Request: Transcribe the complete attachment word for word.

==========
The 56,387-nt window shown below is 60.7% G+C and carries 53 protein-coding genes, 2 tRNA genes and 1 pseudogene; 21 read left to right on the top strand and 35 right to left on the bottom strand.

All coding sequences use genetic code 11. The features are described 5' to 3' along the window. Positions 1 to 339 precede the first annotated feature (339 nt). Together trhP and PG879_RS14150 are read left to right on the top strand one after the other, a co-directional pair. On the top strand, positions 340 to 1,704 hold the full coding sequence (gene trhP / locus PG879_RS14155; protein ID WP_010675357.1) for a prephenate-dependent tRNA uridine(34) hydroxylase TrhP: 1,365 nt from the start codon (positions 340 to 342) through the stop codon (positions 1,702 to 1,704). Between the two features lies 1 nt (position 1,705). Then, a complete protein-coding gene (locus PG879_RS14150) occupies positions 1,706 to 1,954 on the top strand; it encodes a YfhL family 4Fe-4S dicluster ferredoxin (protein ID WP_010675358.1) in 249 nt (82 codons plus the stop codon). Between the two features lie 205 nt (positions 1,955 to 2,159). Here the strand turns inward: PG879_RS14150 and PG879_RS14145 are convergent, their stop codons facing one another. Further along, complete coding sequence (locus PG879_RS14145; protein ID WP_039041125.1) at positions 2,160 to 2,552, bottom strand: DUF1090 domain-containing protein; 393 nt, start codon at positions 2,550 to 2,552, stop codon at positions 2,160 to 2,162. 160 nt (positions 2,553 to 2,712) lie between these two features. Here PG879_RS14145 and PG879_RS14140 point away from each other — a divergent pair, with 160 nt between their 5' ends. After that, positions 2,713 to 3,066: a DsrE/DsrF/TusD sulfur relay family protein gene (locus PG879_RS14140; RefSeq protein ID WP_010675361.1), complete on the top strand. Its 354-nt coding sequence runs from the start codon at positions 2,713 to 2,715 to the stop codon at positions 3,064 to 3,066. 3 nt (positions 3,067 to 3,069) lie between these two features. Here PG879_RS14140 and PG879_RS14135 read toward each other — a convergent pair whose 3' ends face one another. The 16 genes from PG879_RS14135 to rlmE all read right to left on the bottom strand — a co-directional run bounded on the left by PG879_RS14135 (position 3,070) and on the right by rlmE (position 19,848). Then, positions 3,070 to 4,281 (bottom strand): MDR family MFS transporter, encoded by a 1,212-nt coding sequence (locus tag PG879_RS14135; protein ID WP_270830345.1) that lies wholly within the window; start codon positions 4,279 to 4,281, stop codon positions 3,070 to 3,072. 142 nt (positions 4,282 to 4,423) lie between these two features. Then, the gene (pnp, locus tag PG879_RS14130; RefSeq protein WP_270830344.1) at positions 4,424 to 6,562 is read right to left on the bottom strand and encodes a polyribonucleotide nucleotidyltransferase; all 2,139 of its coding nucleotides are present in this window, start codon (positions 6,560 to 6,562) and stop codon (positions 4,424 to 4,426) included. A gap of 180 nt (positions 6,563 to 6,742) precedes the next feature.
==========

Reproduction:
The 56,387-nt window shown below is 60.7% G+C and carries 53 protein-coding genes, 2 tRNA genes and 1 pseudogene; 21 read left to right on the top strand and 35 right to left on the bottom strand.

All coding sequences use genetic code 11. The features are described 5' to 3' along the window. Positions 1 to 339 precede the first annotated feature (339 nt). Together trhP and PG879_RS14150 are read left to right on the top strand one after the other, a co-directional pair. On the top strand, positions 340 to 1,704 hold the full coding sequence (gene trhP / locus PG879_RS14155; protein ID WP_010675357.1) for a prephenate-dependent tRNA uridine(34) hydroxylase TrhP: 1,365 nt from the start codon (positions 340 to 342) through the stop codon (positions 1,702 to 1,704). Between the two features lies 1 nt (position 1,705). Then, a complete protein-coding gene (locus PG879_RS14150) occupies positions 1,706 to 1,954 on the top strand; it encodes a YfhL family 4Fe-4S dicluster ferredoxin (protein ID WP_010675358.1) in 249 nt (82 codons plus the stop codon). Between the two features lie 205 nt (positions 1,955 to 2,159). Here the strand turns inward: PG879_RS14150 and PG879_RS14145 are convergent, their stop codons facing one another. Further along, complete coding sequence (locus PG879_RS14145; protein ID WP_039041125.1) at positions 2,160 to 2,552, bottom strand: DUF1090 domain-containing protein; 393 nt, start codon at positions 2,550 to 2,552, stop codon at positions 2,160 to 2,162. 160 nt (positions 2,553 to 2,712) lie between these two features. Here PG879_RS14145 and PG879_RS14140 point away from each other — a divergent pair, with 160 nt between their 5' ends. After that, positions 2,713 to 3,066: a DsrE/DsrF/TusD sulfur relay family protein gene (locus PG879_RS14140; RefSeq protein ID WP_010675361.1), complete on the top strand. Its 354-nt coding sequence runs from the start codon at positions 2,713 to 2,715 to the stop codon at positions 3,064 to 3,066. 3 nt (positions 3,067 to 3,069) lie between these two features. Here PG879_RS14140 and PG879_RS14135 read toward each other — a convergent pair whose 3' ends face one another. The 16 genes from PG879_RS14135 to rlmE all read right to left on the bottom strand — a co-directional run bounded on the left by PG879_RS14135 (position 3,070) and on the right by rlmE (position 19,848). Then, positions 3,070 to 4,281 (bottom strand): MDR family MFS transporter, encoded by a 1,212-nt coding sequence (locus tag PG879_RS14135; protein ID WP_270830345.1) that lies wholly within the window; start codon positions 4,279 to 4,281, stop codon positions 3,070 to 3,072. 142 nt (positions 4,282 to 4,423) lie between these two features. Then, the gene (pnp, locus tag PG879_RS14130; RefSeq protein WP_270830344.1) at positions 4,424 to 6,562 is read right to left on the bottom strand and encodes a polyribonucleotide nucleotidyltransferase; all 2,139 of its coding nucleotides are present in this window, start codon (positions 6,560 to 6,562) and stop codon (positions 4,424 to 4,426) included. A gap of 180 nt (positions 6,563 to 6,742) precedes the next feature.